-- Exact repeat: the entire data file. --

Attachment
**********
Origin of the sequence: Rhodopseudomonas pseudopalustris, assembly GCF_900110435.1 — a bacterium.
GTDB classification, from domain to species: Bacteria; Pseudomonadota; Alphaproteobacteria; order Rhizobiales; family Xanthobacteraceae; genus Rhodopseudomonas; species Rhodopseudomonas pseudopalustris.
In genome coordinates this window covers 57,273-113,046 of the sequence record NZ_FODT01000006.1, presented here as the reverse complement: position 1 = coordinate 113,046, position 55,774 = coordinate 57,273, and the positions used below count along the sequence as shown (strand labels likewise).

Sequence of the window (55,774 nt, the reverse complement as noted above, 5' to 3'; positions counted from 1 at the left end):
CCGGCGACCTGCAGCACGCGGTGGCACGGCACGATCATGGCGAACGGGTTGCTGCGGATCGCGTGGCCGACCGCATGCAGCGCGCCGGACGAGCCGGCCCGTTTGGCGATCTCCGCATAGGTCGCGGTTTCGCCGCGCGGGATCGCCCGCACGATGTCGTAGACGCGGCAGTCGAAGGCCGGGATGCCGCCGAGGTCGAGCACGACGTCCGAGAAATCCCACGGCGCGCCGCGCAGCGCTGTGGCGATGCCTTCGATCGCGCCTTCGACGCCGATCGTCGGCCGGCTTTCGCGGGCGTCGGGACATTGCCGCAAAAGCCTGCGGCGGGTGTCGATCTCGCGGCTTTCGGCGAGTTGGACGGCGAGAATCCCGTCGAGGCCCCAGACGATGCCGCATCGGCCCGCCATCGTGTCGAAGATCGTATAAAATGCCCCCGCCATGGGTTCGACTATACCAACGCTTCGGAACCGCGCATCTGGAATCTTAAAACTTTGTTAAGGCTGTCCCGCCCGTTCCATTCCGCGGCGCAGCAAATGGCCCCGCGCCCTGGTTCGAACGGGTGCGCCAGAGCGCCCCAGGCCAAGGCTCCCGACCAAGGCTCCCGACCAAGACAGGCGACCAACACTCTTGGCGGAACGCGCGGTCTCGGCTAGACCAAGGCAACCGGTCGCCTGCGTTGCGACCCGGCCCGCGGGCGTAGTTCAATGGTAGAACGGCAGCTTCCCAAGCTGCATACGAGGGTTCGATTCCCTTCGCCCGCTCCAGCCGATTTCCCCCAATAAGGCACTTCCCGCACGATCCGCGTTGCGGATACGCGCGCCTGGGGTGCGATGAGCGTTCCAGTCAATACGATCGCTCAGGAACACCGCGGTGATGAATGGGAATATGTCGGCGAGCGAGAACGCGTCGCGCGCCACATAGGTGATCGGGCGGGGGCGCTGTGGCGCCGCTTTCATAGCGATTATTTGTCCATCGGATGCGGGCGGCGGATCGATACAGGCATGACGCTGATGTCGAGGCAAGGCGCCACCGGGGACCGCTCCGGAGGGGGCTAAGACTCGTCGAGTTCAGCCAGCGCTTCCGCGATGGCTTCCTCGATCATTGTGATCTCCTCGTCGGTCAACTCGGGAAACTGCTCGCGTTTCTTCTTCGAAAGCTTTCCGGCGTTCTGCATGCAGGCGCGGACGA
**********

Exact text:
Origin of the sequence: Rhodopseudomonas pseudopalustris, assembly GCF_900110435.1 — a bacterium.
GTDB classification, from domain to species: Bacteria; Pseudomonadota; Alphaproteobacteria; order Rhizobiales; family Xanthobacteraceae; genus Rhodopseudomonas; species Rhodopseudomonas pseudopalustris.
In genome coordinates this window covers 57,273-113,046 of the sequence record NZ_FODT01000006.1, presented here as the reverse complement: position 1 = coordinate 113,046, position 55,774 = coordinate 57,273, and the positions used below count along the sequence as shown (strand labels likewise).

Sequence of the window (55,774 nt, the reverse complement as noted above, 5' to 3'; positions counted from 1 at the left end):
CCGGCGACCTGCAGCACGCGGTGGCACGGCACGATCATGGCGAACGGGTTGCTGCGGATCGCGTGGCCGACCGCATGCAGCGCGCCGGACGAGCCGGCCCGTTTGGCGATCTCCGCATAGGTCGCGGTTTCGCCGCGCGGGATCGCCCGCACGATGTCGTAGACGCGGCAGTCGAAGGCCGGGATGCCGCCGAGGTCGAGCACGACGTCCGAGAAATCCCACGGCGCGCCGCGCAGCGCTGTGGCGATGCCTTCGATCGCGCCTTCGACGCCGATCGTCGGCCGGCTTTCGCGGGCGTCGGGACATTGCCGCAAAAGCCTGCGGCGGGTGTCGATCTCGCGGCTTTCGGCGAGTTGGACGGCGAGAATCCCGTCGAGGCCCCAGACGATGCCGCATCGGCCCGCCATCGTGTCGAAGATCGTATAAAATGCCCCCGCCATGGGTTCGACTATACCAACGCTTCGGAACCGCGCATCTGGAATCTTAAAACTTTGTTAAGGCTGTCCCGCCCGTTCCATTCCGCGGCGCAGCAAATGGCCCCGCGCCCTGGTTCGAACGGGTGCGCCAGAGCGCCCCAGGCCAAGGCTCCCGACCAAGGCTCCCGACCAAGACAGGCGACCAACACTCTTGGCGGAACGCGCGGTCTCGGCTAGACCAAGGCAACCGGTCGCCTGCGTTGCGACCCGGCCCGCGGGCGTAGTTCAATGGTAGAACGGCAGCTTCCCAAGCTGCATACGAGGGTTCGATTCCCTTCGCCCGCTCCAGCCGATTTCCCCCAATAAGGCACTTCCCGCACGATCCGCGTTGCGGATACGCGCGCCTGGGGTGCGATGAGCGTTCCAGTCAATACGATCGCTCAGGAACACCGCGGTGATGAATGGGAATATGTCGGCGAGCGAGAACGCGTCGCGCGCCACATAGGTGATCGGGCGGGGGCGCTGTGGCGCCGCTTTCATAGCGATTATTTGTCCATCGGATGCGGGCGGCGGATCGATACAGGCATGACGCTGATGTCGAGGCAAGGCGCCACCGGGGACCGCTCCGGAGGGGGCTAAGACTCGTCGAGTTCAGCCAGCGCTTCCGCGATGGCTTCCTCGATCATTGTGATCTCCTCGTCGGTCAACTCGGGAAACTGCTCGCGTTTCTTCTTCGAAAGCTTTCCGGCGTTCTGCATGCAGGCGCGGACGA